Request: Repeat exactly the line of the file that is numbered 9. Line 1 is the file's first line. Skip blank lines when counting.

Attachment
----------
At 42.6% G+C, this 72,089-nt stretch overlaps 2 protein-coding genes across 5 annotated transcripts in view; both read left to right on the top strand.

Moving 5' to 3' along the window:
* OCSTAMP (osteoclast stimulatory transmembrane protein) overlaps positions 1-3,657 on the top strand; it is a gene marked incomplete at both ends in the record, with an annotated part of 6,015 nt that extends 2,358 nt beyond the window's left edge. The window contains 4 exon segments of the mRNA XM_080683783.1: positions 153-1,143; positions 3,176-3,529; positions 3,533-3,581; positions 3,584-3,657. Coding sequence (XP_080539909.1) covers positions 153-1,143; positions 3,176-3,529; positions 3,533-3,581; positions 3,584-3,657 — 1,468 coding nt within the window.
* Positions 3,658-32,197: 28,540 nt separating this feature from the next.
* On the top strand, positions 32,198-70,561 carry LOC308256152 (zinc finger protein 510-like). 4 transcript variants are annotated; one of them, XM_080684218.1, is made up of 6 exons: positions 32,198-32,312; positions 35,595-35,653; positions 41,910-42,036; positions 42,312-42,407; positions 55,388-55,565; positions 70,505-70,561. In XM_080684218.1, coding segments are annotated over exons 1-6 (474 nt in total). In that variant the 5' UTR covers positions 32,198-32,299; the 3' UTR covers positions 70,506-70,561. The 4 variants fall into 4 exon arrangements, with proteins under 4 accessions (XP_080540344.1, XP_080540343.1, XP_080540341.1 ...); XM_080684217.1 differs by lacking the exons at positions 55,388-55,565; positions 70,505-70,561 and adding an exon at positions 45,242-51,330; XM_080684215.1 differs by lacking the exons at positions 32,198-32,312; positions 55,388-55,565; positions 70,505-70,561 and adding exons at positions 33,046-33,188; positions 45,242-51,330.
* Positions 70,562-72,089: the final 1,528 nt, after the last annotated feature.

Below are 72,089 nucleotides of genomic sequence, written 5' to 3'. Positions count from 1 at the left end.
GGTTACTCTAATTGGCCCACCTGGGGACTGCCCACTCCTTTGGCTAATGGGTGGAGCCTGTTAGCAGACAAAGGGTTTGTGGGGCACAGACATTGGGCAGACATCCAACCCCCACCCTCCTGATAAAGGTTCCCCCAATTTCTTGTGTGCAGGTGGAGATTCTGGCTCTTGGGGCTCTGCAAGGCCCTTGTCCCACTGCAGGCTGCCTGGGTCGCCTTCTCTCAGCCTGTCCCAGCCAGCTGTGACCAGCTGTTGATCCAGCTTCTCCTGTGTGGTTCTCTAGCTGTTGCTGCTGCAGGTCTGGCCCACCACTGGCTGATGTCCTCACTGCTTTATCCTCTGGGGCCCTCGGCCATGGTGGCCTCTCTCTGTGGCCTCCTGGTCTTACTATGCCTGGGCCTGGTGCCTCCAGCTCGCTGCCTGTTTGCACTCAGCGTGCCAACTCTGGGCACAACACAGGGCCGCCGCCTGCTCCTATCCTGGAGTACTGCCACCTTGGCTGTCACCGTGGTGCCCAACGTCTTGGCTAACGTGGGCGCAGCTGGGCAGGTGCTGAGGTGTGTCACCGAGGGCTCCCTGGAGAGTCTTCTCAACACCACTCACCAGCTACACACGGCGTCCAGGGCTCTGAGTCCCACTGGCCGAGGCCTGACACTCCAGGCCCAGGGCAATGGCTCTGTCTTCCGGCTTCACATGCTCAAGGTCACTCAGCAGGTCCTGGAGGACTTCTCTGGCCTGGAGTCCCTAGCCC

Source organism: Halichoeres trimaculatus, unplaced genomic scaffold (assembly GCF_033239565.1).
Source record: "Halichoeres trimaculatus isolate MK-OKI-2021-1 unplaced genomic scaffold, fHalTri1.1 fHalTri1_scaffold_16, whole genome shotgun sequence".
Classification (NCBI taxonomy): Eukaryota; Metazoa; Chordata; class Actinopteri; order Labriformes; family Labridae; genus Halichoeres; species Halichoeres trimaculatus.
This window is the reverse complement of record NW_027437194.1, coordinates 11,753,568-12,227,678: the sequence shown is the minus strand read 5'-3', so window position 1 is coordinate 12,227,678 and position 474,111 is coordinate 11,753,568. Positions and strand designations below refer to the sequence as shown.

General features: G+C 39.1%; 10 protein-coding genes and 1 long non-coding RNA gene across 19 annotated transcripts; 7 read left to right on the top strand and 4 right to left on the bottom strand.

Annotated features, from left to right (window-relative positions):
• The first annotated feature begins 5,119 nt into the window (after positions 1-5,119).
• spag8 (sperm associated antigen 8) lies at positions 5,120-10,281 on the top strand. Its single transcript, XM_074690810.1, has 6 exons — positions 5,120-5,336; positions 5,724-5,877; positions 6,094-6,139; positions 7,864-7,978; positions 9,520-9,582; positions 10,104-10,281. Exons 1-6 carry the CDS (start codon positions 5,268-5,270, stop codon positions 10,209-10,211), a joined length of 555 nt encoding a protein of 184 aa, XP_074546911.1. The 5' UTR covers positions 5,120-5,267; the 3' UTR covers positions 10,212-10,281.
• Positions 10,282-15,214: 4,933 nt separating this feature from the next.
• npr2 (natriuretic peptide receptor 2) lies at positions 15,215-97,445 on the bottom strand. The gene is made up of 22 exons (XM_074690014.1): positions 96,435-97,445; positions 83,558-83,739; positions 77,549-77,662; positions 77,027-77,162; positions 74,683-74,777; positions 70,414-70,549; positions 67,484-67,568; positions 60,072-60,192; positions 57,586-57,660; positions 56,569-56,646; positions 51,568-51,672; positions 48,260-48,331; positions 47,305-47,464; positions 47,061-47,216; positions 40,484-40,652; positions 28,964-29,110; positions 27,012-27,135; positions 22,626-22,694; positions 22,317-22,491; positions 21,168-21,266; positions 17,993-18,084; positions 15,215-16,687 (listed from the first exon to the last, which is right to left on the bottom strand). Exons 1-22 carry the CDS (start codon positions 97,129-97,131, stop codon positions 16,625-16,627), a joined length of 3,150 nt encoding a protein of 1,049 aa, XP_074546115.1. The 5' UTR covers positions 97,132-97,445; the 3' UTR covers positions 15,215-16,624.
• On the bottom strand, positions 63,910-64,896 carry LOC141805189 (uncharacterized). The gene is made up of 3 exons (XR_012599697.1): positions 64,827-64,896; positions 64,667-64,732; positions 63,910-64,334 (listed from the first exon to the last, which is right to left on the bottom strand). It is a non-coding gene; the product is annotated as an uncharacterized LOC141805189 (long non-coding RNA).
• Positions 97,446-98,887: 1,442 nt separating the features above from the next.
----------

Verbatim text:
Source organism: Halichoeres trimaculatus, unplaced genomic scaffold (assembly GCF_033239565.1).